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Buy low, sell high...but stay away from commodities

An investor looks at an electronic board showing stock information in Hangzhou, China.
China Daily | Reuters
An investor looks at an electronic board showing stock information in Hangzhou, China.

The global stock rout may have claimed some victims this week, with heavy selling sending the S&P 500 into correction territory, but equity markets can still offer returns for investors.

The definition of "correction territory" is when you see a downward move from a recent high of 10 percent or more. The definition of "bear market territory" is when you have a 20 percent move down over the course of at least 2 months.

Down 17 percent since its recent high in April, the broad-based European Stoxx 600 index is now officially in "correction territory". With many European stock market indexes down 5 percent Monday, when does a correction become a buying opportunity?

In recent weeks, the majority of my guests on "European Closing Bell" still think European stocks will continue higher, but many of them are cautious on commodities. The Chinese data continues to be much weaker than expected, and China is not only the world's second biggest economy, but it is also the world's largest metals consumer.

Christopher Mahon, the director of asset allocation research at Barings, told me last week: "it is unlikely that Chinese GDP (gross domestic product) figures are anywhere near their 7 percent target, and they are probably not even close to the 5 percent area that now is consensus."

Mahon thinks investors should continue to add to their European stocks portfolio, but stresses that they should avoid stocks with exposure to China, and instead pick stocks that are as domestically exposed as possible.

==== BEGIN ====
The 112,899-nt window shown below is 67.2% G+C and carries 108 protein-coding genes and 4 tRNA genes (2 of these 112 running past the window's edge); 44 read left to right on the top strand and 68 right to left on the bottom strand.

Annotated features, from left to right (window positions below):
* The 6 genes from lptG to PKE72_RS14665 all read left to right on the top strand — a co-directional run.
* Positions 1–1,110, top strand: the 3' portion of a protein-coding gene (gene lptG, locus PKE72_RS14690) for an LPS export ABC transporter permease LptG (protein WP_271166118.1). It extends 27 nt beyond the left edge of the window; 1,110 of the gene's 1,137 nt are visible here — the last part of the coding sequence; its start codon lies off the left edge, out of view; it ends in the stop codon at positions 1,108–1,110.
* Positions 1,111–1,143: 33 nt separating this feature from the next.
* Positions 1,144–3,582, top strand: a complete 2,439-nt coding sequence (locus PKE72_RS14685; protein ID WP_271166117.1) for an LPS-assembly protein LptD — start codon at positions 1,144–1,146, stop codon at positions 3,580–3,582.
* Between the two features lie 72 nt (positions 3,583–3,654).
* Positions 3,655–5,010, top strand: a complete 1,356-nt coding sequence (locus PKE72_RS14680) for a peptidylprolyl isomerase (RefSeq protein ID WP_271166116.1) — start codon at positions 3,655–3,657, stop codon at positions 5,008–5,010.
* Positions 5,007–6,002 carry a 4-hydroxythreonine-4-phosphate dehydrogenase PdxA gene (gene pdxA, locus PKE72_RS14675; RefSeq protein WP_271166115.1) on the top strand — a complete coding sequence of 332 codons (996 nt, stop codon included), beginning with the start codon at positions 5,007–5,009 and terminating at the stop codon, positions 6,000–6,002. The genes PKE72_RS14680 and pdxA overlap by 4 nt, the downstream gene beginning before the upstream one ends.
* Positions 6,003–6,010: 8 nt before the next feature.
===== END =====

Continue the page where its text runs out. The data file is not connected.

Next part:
Mahon also thinks investors should be looking to buy companies that pay out big dividends, as a negative interest rate environment means that dividend-paying stocks become that much more attractive.

When I asked him whether the pressure on commodities would continue, Mahon said he thinks very few people are acknowledging the severity of the global slowdown, pointing out the 20 percent drop seen in rail freight, the 15 percent drop in Chinese residential construction, and the 3 percent drop in global car sales year-on-year.

"There is nothing on the other side of the equation that is accelerating to offset these slowdowns," Mahon added.

Gartman goes bullish on oil

The wild card this year has been the price of oil. Exactly a year ago, the Nymex oil contract was just shy of $100 a barrel. Fast forward to the end of last week, and WTI light sweet crude fell below $40 a barrel for the first time since 2009.

One of the main talking points on "European Closing Bell" is when the price of oil will bottom out. While most analysts still support the view that oil could go lower, based on the main producers continuing to churn out more supply than demand, Dennis Gartman, the editor and publisher of The Gartman Letter, has just changed his view.

Gartman has gone from bearish to bullish on oil in his latest publication, stating that "the term structure shifts mandate that we do so."

"As prices have fallen, the contangos (where the future spot price is below the current price) in both Brent and WTI have narrowed….which we now see as a sign of impending strength (for the price of crude oil)," Gartman said in his letter on Friday.

He also highlighted that his team will be watching (oil) rig counts in the U.S. "for any signs, finally, of reduced production of crude" for a number of oil fields. They'll also be paying more attention to the natural gas market, with any signs of strength in natural gas adding to their "nascent enthusiasm for crude oil.'

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Louisa Bojesen is the presenter of CNBC's 'European Closing Bell', Monday to Friday at 4-5 p.m. London time. Follow Louisa on Twitter @louisabojesen